Culture clubbed25 April 2007
The UK’s Health and Safety Executive has found that alarm-tolerant operations and lack of a questioning culture contributed to the leak at the Thorp plant.
On 20 April 2005, a leak from a pipe was discovered at the Thermal Oxide Reprocessing Plant (Thorp) at the Sellafield site in the UK. The pipe supplied highly radioactive liquor to an accountancy tank in a part of the plant known as the feed clarification cell. The incident was categorised by British Nuclear Group Sellafield (BNGSL) as Level 3 on the International Nuclear Event Scale.
In total, about 83m3 of nitric acid dissolver liquor, containing approximately 22t of nuclear fuel (mostly uranium incorporating around 160kg of plutonium), had leaked onto the floor of the cell. That leak had begun prior to 28 August 2004.
Video evidence indicated that the leak came from a pipe that had completely severed at a point just above where it enters an accountancy tank. The most likely cause was fatigue failure from the swaying motion of the suspended tank, which occurred during agitation of the contents. The motion occurred because of design inconsistencies in the later stages of the design process and during construction, together with a modification to operations around 1997, which inadequately considered the impact on pipework.
The Nuclear Installations Inspectorate (NII) of the UK’s Health and Safety Executive (HSE) investigated the leak, resulting in the recent publication of Report of the investigation into the leak of dissolver product liquor at the Thermal Oxide Reprocessing Plant, Sellafield, notified to HSE on 20 April 2005. According to the NII, the leak remained undetected for a period of some eight months for two reasons: a failure to ensure that leak detection equipment was in effective working order; and a failure to follow key operating instructions. These failures were not identified due to inadequate monitoring arrangements and management oversight.
The NII made 55 recommendations and issued two formal improvement notices. The investigation identified that BNGSL had been in breach of nuclear site licence conditions; three of these breaches were serious, had continued over a prolonged period and directly contributed to the incident. The company fell “well below” the standard required by the licence conditions and, as a result, was charged with three offences alleging breaches of site licence conditions, which BNGSL pleaded guilty to. On 16 October 2006 the company was fined a total of £500,000 ($990,000) with costs of £67,959 ($134,400) awarded to HSE. Thorp was shut down following the incident and required regulatory consent before being allowed to begin reprocessing again. Although consent was granted on 9 January 2007, Thorp is not expected to restart operations until the middle of the year due to ongoing checks on a downstream evaporator, which processes highly active liquors prior to storage in the high-level waste tanks.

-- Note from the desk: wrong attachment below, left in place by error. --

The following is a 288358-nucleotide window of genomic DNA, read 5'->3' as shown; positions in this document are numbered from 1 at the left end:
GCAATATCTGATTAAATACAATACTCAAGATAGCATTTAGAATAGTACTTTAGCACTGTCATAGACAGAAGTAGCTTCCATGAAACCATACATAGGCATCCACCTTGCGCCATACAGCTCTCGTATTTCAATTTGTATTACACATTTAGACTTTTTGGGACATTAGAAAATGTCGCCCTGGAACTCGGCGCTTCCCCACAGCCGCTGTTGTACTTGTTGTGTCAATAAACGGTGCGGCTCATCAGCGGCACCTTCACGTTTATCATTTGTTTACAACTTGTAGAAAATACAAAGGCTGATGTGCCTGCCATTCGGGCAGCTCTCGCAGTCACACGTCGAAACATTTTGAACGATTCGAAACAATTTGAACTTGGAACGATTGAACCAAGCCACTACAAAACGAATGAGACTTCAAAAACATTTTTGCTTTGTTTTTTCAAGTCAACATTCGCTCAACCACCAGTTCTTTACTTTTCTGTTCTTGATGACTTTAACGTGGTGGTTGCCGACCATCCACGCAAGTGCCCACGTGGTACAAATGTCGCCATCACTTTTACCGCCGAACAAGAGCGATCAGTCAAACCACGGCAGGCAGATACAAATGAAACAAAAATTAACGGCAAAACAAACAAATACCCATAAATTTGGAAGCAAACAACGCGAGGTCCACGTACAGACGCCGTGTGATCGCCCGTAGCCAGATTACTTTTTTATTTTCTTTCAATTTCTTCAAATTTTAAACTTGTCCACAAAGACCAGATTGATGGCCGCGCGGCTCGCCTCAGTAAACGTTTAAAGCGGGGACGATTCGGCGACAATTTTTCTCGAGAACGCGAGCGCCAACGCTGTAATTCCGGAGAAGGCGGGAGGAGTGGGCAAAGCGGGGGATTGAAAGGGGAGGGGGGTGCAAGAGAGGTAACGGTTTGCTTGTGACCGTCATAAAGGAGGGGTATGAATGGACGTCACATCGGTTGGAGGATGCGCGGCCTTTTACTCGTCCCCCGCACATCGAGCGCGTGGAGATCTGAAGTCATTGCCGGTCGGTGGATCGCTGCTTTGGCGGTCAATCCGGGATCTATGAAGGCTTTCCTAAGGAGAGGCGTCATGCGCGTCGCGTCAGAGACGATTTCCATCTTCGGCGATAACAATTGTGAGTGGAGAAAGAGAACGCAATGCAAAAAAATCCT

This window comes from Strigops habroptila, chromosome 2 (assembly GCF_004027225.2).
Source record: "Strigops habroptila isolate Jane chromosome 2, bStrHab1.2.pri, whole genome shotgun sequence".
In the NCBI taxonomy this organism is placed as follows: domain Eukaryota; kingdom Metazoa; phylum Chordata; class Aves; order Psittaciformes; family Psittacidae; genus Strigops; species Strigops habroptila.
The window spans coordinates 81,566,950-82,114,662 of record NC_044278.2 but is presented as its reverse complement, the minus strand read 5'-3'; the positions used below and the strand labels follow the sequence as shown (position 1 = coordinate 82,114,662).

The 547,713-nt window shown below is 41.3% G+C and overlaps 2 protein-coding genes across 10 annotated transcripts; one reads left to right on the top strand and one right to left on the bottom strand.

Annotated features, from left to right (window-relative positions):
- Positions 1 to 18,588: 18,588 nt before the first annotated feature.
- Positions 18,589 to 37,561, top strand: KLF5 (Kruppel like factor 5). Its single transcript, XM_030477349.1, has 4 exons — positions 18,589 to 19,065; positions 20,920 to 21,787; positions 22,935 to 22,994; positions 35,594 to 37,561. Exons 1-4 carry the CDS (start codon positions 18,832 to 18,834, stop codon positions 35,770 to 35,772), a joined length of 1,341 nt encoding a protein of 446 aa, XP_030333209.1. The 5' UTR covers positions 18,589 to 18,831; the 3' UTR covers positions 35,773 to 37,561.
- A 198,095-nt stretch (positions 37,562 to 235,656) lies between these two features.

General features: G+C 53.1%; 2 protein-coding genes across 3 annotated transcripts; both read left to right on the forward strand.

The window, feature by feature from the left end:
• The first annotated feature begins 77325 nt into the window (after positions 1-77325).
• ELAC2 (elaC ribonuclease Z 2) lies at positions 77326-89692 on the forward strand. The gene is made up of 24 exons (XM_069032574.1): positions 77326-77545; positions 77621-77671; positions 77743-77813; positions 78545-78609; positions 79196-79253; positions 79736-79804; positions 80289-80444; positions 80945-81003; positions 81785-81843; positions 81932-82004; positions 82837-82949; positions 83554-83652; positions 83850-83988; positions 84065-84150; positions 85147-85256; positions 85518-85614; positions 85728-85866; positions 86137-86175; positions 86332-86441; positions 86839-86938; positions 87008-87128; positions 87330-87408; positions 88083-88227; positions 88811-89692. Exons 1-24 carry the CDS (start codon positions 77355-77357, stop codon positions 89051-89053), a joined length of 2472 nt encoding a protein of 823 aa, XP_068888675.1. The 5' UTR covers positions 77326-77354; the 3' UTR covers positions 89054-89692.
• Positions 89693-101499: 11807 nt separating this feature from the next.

In terms of leak detection, the HSE found that the pneumercator in the buffer sump had not been working properly. The pneumercator is a device that measures liquor level and which warns operators of liquor loss. It had been in low alarm or producing an erratic output for some considerable time and did not therefore respond to the level rise during the period of the leak. Another problem at Thorp was operational response to alarms. Supervisors did not see low-level alarms as being as important as high alarms, so they were not always responded to. This might partly be due to the fact that the safety case did not recognise a low sump alarm as being significant, but it did for a high alarm. In the low alarm case, the safety case appears inadequate and this is thought to have had an influence on the level of attention of supervisors.
The HSE investigation team found there were significant operational problems with the management of a vast number of alarms in Thorp, resulting in important alarms being missed. Thorp Head End Chemical (HEC) plant had a culture that seemed to allow instruments to operate in alarm mode rather than questioning the alarm and rectifying the relevant fault. The large number of alarms, and it being left to the supervisor to make a judgement on what was a priority, may have exacerbated this alarm-tolerant culture. This also meant that the alarm response instructions were not being followed, leading to the conclusion that the culture also condoned non-compliance with instructions and fault tolerance.
There was no formal log of standing alarms and thus no audit trail for rectification follow-up. The fact that the plant had deliberately been operating for some time in alarm mode, and was therefore non-compliant with instructions, raised concerns about control and supervision as well as the effectiveness of the safety management system and safety culture.
It appeared to the HSE that Thorp had been given internal dispensation from the alarm response instruction format code of practice. It was unclear why this dispensation occurred and whether the lack of compliance with this code of practice contributed to the inadequacy of the alarm response instructions for alarms associated with this event.
Thorp operational arrangements require a sample to be taken from the sump in the event of a high alarm from the pneumercator in addition to the regular three-monthly checks. Only dilute nitric acid primer should be present in the sump, so the presence of uranium would be a strong indicator of a leak from primary containment. The HSE concluded that if the sump sampling (in particular, the buffer sump) had been properly carried out, and the results assessed, this would have identified the problem much earlier. It appeared that the requirement for sump sampling at three-monthly intervals had been changed some years ago from a monthly interval. The reason for this change of frequency could not be established.
The investigation found that positive uranium sample results were not acted upon and that there were apparent difficulties in getting samples from the buffer sump, resulting in several nil volume samples in the auto-sample records. The investigation team was satisfied that the analytical services’ auto-sampling team was requesting samples to be taken in accordance with the schedule and reporting the nil volume samples to the HEC team. In most cases, HEC staff did not follow this through. There is some evidence that the nil volume sample problem had been going on since 1995.